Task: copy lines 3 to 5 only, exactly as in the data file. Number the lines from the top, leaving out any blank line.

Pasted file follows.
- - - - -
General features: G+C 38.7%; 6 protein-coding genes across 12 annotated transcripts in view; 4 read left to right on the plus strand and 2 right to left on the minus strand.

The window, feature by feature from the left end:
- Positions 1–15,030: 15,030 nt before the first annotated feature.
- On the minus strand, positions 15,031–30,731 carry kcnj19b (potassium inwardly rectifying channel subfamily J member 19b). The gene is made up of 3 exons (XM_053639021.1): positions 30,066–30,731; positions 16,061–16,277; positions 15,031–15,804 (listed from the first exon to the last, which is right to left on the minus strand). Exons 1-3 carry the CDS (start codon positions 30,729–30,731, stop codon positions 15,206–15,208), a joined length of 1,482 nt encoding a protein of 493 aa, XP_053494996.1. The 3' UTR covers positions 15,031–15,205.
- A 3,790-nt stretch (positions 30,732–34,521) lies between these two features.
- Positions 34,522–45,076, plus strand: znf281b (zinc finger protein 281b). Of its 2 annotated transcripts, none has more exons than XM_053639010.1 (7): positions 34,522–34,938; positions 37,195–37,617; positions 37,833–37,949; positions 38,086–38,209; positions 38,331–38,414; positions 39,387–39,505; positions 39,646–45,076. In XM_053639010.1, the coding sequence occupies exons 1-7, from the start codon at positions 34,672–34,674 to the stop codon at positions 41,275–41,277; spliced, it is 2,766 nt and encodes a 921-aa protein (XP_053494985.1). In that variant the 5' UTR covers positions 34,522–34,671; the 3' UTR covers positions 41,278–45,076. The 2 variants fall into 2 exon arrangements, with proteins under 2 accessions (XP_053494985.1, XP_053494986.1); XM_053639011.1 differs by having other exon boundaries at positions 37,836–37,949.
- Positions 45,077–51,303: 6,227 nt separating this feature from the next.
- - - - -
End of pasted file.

- Positions 1–15,030: 15,030 nt before the first annotated feature.
- On the minus strand, positions 15,031–30,731 carry kcnj19b (potassium inwardly rectifying channel subfamily J member 19b). The gene is made up of 3 exons (XM_053639021.1): positions 30,066–30,731; positions 16,061–16,277; positions 15,031–15,804 (listed from the first exon to the last, which is right to left on the minus strand). Exons 1-3 carry the CDS (start codon positions 30,729–30,731, stop codon positions 15,206–15,208), a joined length of 1,482 nt encoding a protein of 493 aa, XP_053494996.1. The 3' UTR covers positions 15,031–15,205.
- A 3,790-nt stretch (positions 30,732–34,521) lies between these two features.